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Mitch Hunt has not played since the Highlanders-Force game in May.
Highlanders coach Clarke Dermody won’t rule out a move in the player market for a new No. 10 as Mitch Hunt continues to recover from a neck issue that has kept him out of rugby since May.
The Highlanders have Hunt, Marty Banks and Cameron Millar on their books at No. 10, but with Millar at the start of his career Hunt’s status is being closely monitored.
“Talking to the medics we’re still confident that he’s been cleared of concussion and brain injury, so I think we’ll have a pretty good idea of post Christmas,” Dermody said.
“He hasn’t played since the Force game and has done no contact, so we’re going to try to build him up to see where we can get to.
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“… but it [bringing in another No 10] is definitely something we’re thinking about.”
Hunt has been sidelined since a heavy head collision with Richard Kahui during a Super Rugby Pacific game in Dunedin, and missed the rest of the campaign with concussion symptoms.
Subsequently, a neck problem was identified as the source of ongoing issues, but given the nature of the injury a cautious approach is being taken.
Losing Hunt would be a blow given his leadership qualities and rugby nous, but the Highlanders – who start their preseason on Thursday – have little choice but to start formulating plans to prepare for a worst-case scenario.
One option would be to move Sam Gilbert to No. 10, but Dermody was lukewarm about that shift.
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“Bringing Cam in is going to ease that a wee bit,” Dermody said. “Bringing Sam in is always an option as well.
“He did a good job last year. But we primarily see him as a No. 15 who can play No. 10 as opposed to making him at No. 10.”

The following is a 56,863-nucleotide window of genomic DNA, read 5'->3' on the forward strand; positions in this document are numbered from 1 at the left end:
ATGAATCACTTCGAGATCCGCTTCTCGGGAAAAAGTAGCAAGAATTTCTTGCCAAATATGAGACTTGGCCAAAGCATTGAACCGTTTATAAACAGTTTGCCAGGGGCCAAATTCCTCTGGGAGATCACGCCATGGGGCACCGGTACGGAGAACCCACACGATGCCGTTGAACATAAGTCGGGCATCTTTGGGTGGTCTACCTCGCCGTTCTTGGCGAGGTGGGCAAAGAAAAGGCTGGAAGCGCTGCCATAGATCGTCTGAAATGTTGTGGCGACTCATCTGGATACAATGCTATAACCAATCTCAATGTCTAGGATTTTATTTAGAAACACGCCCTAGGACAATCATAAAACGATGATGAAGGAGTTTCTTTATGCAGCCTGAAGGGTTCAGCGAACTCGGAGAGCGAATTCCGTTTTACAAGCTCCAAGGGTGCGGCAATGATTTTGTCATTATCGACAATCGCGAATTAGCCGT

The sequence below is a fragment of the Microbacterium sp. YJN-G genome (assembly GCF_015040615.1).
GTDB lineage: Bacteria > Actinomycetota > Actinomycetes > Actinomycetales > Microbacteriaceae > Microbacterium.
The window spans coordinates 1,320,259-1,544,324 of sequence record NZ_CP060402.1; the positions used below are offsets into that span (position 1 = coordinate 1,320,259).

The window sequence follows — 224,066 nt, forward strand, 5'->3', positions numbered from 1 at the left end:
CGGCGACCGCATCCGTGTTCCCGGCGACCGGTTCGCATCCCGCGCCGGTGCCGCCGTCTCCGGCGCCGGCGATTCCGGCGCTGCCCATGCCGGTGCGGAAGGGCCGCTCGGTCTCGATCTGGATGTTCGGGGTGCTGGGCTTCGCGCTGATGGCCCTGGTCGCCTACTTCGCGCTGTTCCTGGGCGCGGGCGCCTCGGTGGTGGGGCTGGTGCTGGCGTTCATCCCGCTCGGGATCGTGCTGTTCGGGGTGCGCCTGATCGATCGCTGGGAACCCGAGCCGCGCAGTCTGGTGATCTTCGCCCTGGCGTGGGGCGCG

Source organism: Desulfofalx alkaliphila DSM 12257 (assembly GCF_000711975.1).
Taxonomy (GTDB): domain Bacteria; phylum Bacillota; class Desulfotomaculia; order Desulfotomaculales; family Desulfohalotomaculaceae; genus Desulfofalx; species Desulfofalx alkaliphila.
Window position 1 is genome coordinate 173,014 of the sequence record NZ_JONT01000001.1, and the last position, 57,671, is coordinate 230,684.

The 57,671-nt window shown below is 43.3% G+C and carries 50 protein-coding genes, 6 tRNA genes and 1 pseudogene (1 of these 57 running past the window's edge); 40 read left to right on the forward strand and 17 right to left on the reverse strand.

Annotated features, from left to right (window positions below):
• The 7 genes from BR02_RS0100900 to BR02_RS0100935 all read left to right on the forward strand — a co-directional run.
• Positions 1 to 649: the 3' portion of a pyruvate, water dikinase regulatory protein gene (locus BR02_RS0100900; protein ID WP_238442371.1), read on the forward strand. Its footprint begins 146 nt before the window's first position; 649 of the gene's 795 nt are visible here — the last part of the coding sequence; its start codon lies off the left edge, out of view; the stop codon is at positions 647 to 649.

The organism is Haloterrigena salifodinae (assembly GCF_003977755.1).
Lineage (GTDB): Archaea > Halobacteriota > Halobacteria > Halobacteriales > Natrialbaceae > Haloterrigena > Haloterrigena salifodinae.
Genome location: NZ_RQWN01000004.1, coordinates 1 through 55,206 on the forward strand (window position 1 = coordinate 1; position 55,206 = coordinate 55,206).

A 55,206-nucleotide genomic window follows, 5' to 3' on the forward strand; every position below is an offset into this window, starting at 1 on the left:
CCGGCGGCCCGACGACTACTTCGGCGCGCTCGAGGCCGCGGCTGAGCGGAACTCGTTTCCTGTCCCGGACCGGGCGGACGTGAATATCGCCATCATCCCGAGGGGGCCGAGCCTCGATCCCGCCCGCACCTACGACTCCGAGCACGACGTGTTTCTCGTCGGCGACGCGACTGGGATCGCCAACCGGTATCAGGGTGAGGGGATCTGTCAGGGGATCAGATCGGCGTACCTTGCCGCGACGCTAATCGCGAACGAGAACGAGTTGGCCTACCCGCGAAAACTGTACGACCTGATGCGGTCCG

With the rosters of the New Zealand Super Rugby sides already full, the Highlanders would likely have to look overseas for a new No. 10.
They have increased their recruitment and talent identification expertise with the addition of new coaches Chris Boyd (mentor), Dave Dillon (defense) and Richard Whiffin (attack).
That trio all have knowledge and contacts beyond New Zealand shores, and the signing of Argentine winger/fullback Martin Bogado – announced on Wednesday – can be seen in that context.
While Hunt’s return is a wait-and-see proposition, lock Pari Pari Parkinson looks to have a clearer route back to the playing field.
“It was luckily everything but the nerve,” Dermody said of the injury. “That was the one thing that held on.
“He’s back to lineout jumping. He’ll progress through to Christmas and then he will start contact progressions, as will the other boys, in January.
“We’re mindful he’s had just over a year out now, so we’ll build him up in the right way over the preseason.”
Dermody said Parkinson – viewed by many as a potential All Black – had coped well with the long spell out of action.
“He and his partner had a baby girl at that time,” Dermody said. “That’s a good focus around life. There’s bigger things than rugby at the end of the day.
“That’s really helped to grow Pari as a person and gave him a real drive to come back and do well.
“I’m looking forward to seeing where he’ll get to in a year’s time because as everyone has seen he’s a pretty special athlete.”
Dermody will take the Highlanders squad to Te Anau for some sheep shearing to wrap up their pre-Christmas training block.
The Southlander – himself the son of a shearer – said he was determined that the Highlanders players connected with communities in the Deep South after a few years of Covid disruptions.